If you’re looking for safe leg exercises (hips, butt & thighs) with prolapse problems for home or in the gym, this routine is for you.
Physiotherapist Michelle Kenway guides you through a series of pelvic floor friendly leg exercises that will help you strengthen and tone your hips, thighs and buttocks without worsening prolapse symptoms.
These exercises are all performed standing upright or lying down on supportive surface.
Suitability: Women including those with prolapse and previous prolapse surgery seeking exercises that will minimize the risk of prolapse worsening.
Duration: 7 mins 30 secs
Read on below to know how much leg exercise to do, how to choose the correct size weights and Physiotherapy tips and techniques for these exercises.
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International best selling prolapse exercise guide for women with prolapse and after prolapse surgery.
Prolapse Exercises teaches you how to:
- Exercise safely after prolapse surgery
- Reduce your risk or repeat prolapse
- Avoid unsafe exercises
- Choose pelvic floor safe exercises
- Reduce your risk of prolapse worsening
- Improve prolapse support
- Increase your strength and fitness
- Strengthen your core
- Lose weight
Quantity of Leg Exercise for Strengthening & Toning
You may choose to start out with 2-3 repetitions of each exercise as you familiarize yourself with the correct technique.
Aim to complete approximately 8-12 repetitions in a row, for 3 sets of exercises resting in between each set.1
Try to complete your leg strength exercises on alternate days of the week for a total of 2-3 sessions of leg exercise 1.This doesn’t include exercise for cardiovascular fitness such as walking or cycling.
Tips for Choosing the Correct Size Weight to Use for Leg Exercises
If you’re starting out with strength exercises concentrate on using the correct form (technique) and use minimal weight or no weights to reduce the risk of injury.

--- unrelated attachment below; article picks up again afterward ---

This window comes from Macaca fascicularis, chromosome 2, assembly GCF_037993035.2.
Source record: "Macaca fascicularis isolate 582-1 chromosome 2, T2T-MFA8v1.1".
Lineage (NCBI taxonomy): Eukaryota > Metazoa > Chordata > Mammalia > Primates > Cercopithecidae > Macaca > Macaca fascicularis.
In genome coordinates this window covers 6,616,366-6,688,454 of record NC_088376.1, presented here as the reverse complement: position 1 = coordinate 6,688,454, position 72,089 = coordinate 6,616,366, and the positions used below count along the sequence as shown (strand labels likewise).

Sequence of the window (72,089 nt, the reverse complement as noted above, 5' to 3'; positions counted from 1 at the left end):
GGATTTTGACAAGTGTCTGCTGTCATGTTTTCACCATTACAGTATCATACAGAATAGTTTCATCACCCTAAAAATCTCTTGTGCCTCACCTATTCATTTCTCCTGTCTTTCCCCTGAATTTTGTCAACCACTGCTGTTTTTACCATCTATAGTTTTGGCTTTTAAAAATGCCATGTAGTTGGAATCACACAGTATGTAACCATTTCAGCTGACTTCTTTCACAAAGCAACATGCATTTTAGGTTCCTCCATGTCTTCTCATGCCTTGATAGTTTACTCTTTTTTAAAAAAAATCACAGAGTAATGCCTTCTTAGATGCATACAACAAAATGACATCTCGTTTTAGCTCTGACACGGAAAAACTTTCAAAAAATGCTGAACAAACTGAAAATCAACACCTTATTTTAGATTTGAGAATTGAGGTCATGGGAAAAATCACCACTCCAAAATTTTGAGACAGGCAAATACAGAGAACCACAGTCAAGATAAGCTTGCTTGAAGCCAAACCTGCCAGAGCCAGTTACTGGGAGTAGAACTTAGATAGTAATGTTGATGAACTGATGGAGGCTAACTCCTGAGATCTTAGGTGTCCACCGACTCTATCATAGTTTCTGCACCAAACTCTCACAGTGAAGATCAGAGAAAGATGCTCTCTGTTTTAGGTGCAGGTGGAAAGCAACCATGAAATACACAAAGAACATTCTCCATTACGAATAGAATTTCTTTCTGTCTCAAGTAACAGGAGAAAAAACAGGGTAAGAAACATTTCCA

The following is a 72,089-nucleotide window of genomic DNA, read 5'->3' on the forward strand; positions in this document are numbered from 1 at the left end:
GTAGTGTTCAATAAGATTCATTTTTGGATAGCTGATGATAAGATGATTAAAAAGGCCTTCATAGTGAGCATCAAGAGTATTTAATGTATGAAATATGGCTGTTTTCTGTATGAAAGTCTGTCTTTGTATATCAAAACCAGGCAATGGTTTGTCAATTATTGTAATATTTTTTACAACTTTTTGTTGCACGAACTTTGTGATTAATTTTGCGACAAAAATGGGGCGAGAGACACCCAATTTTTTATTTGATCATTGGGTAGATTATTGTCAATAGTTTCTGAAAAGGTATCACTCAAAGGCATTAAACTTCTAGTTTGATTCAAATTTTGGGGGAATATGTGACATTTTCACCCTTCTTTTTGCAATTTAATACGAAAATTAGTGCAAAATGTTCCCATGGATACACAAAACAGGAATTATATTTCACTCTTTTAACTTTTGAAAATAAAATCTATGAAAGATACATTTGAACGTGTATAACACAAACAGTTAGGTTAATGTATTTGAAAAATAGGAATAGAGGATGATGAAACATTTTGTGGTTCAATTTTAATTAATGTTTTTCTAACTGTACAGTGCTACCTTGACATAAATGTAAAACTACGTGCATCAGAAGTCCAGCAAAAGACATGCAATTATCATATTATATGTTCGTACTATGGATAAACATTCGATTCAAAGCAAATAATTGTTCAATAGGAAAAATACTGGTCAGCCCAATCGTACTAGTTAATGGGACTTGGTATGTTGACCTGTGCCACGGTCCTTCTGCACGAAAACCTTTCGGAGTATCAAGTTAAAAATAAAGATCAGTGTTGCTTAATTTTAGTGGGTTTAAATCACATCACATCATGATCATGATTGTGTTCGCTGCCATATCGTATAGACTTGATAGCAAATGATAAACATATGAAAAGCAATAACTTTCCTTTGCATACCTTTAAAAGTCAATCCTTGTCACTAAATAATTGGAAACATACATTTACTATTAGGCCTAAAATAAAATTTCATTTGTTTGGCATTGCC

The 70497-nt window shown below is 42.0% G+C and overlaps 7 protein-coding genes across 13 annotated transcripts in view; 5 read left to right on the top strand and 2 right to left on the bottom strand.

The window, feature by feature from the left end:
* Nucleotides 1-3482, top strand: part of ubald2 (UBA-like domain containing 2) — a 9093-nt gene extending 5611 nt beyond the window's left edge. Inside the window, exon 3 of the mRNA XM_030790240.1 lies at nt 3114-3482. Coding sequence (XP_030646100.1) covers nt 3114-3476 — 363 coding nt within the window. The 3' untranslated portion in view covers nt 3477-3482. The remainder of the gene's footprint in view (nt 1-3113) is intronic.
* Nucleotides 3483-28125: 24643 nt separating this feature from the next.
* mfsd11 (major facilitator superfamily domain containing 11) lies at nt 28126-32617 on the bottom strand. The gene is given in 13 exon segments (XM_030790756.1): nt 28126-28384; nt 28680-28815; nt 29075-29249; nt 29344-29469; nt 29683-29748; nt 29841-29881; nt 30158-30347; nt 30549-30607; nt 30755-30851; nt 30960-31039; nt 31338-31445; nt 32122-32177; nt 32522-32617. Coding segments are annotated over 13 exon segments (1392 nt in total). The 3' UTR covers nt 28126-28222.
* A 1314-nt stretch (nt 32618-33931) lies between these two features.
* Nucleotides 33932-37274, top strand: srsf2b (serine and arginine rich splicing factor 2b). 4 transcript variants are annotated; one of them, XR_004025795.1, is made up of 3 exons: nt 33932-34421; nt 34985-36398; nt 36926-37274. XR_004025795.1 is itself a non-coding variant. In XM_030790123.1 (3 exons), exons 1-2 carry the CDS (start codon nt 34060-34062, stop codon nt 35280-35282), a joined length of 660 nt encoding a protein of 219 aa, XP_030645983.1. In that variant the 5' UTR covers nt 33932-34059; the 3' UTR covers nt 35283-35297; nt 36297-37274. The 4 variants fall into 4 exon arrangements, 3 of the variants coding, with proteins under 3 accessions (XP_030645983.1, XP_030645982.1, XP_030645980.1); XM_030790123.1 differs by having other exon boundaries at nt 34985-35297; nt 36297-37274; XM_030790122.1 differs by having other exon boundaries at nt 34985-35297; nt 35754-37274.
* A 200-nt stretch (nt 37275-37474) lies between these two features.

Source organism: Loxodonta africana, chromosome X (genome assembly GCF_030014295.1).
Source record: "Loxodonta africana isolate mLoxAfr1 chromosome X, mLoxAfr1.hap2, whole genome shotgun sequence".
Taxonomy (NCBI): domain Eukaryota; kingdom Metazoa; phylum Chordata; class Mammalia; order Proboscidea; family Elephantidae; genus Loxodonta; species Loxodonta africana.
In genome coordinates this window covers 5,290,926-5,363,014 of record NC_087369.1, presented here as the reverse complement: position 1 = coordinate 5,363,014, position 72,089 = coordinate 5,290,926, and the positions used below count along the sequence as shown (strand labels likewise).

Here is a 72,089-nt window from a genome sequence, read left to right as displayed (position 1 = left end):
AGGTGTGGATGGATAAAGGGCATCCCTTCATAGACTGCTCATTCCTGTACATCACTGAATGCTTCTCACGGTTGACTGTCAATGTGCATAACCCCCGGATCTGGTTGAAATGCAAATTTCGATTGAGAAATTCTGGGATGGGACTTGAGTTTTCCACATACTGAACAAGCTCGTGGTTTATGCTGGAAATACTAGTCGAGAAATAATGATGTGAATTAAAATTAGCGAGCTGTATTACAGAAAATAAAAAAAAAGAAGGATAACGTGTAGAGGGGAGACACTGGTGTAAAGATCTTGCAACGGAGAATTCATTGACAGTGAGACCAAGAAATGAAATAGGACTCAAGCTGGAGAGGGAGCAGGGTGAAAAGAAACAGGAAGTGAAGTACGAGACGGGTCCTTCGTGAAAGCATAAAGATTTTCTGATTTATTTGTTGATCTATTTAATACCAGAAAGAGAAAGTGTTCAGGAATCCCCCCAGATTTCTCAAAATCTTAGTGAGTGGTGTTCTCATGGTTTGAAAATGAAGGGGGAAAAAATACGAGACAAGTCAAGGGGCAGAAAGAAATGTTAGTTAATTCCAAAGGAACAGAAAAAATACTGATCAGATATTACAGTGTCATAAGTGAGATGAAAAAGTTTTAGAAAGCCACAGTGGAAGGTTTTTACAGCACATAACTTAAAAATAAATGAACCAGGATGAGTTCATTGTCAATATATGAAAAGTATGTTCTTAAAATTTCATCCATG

Progress by using dumbbell weights that feel manageable for your body aiming for light to moderate intensity for strengthening.1
Gradually progress the size of the weights you use to reduce your risk of injury 1. You may feel comfortable increasing your weights at approximately 6-8 weekly intervals. You’ll be likely to reach a point when the amount of weight you lift plateaus after a number of months for some of these standing leg exercises.
Cease any exercise associated with worsening prolapse symptoms either during or after your workout.
Technique Tips for Standing Leg Exercises for Strengthening & Toning
Strengthen and tone your thighs and buttock muscles.
- Start standing hips approximately hip width apart, weights positioned against your groin
- Squat by bending forward from your hips
- Push your butt out behind your body
- Keep your knees behind your toes to reduce your risk of knee pain
- Try to maintain the small inward curve in your lower back throughout
- Drive back into standing pushing your body weight through your heels to activate your buttocks
Strengthen and tone your hips, thighs and buttocks.
- Start standing in a long stride position with chest raised
- Your body weight should be distributed between your front foot and the ball of your back foot
- Bend your back knee and lower your body towards the ground